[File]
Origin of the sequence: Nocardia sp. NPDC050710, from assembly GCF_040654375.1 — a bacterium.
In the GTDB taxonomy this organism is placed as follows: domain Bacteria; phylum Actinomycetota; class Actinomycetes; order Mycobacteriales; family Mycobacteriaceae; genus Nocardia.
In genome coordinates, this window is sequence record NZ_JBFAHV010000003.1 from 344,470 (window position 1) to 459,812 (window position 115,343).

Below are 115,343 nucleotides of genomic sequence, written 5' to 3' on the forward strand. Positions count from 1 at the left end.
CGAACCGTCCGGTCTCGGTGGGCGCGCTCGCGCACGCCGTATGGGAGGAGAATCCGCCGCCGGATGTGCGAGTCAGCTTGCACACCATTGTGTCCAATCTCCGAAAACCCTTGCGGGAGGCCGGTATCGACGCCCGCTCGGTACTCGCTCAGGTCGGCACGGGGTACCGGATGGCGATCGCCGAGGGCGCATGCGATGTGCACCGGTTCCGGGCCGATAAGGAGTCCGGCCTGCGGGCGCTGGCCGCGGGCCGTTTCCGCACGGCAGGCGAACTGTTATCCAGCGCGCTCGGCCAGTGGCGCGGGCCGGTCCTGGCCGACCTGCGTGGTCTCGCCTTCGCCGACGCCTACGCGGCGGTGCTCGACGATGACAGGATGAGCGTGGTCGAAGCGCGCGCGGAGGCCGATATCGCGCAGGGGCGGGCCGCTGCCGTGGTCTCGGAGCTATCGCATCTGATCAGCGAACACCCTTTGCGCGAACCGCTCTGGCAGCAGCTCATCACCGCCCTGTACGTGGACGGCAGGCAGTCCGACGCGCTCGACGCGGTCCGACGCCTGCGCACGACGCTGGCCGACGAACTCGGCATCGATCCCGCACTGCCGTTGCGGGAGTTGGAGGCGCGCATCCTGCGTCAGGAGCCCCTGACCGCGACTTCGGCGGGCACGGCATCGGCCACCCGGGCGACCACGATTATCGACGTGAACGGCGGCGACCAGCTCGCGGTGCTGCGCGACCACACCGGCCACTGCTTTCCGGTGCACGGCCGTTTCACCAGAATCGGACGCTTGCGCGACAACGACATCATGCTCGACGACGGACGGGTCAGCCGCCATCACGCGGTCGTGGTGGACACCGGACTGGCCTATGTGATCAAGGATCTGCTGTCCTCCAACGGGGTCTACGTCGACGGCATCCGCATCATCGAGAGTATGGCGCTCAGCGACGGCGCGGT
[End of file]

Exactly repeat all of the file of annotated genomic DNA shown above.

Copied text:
Origin of the sequence: Nocardia sp. NPDC050710, from assembly GCF_040654375.1 — a bacterium.
In the GTDB taxonomy this organism is placed as follows: domain Bacteria; phylum Actinomycetota; class Actinomycetes; order Mycobacteriales; family Mycobacteriaceae; genus Nocardia.
In genome coordinates, this window is sequence record NZ_JBFAHV010000003.1 from 344,470 (window position 1) to 459,812 (window position 115,343).

Below are 115,343 nucleotides of genomic sequence, written 5' to 3' on the forward strand. Positions count from 1 at the left end.
CGAACCGTCCGGTCTCGGTGGGCGCGCTCGCGCACGCCGTATGGGAGGAGAATCCGCCGCCGGATGTGCGAGTCAGCTTGCACACCATTGTGTCCAATCTCCGAAAACCCTTGCGGGAGGCCGGTATCGACGCCCGCTCGGTACTCGCTCAGGTCGGCACGGGGTACCGGATGGCGATCGCCGAGGGCGCATGCGATGTGCACCGGTTCCGGGCCGATAAGGAGTCCGGCCTGCGGGCGCTGGCCGCGGGCCGTTTCCGCACGGCAGGCGAACTGTTATCCAGCGCGCTCGGCCAGTGGCGCGGGCCGGTCCTGGCCGACCTGCGTGGTCTCGCCTTCGCCGACGCCTACGCGGCGGTGCTCGACGATGACAGGATGAGCGTGGTCGAAGCGCGCGCGGAGGCCGATATCGCGCAGGGGCGGGCCGCTGCCGTGGTCTCGGAGCTATCGCATCTGATCAGCGAACACCCTTTGCGCGAACCGCTCTGGCAGCAGCTCATCACCGCCCTGTACGTGGACGGCAGGCAGTCCGACGCGCTCGACGCGGTCCGACGCCTGCGCACGACGCTGGCCGACGAACTCGGCATCGATCCCGCACTGCCGTTGCGGGAGTTGGAGGCGCGCATCCTGCGTCAGGAGCCCCTGACCGCGACTTCGGCGGGCACGGCATCGGCCACCCGGGCGACCACGATTATCGACGTGAACGGCGGCGACCAGCTCGCGGTGCTGCGCGACCACACCGGCCACTGCTTTCCGGTGCACGGCCGTTTCACCAGAATCGGACGCTTGCGCGACAACGACATCATGCTCGACGACGGACGGGTCAGCCGCCATCACGCGGTCGTGGTGGACACCGGACTGGCCTATGTGATCAAGGATCTGCTGTCCTCCAACGGGGTCTACGTCGACGGCATCCGCATCATCGAGAGTATGGCGCTCAGCGACGGCGCGGT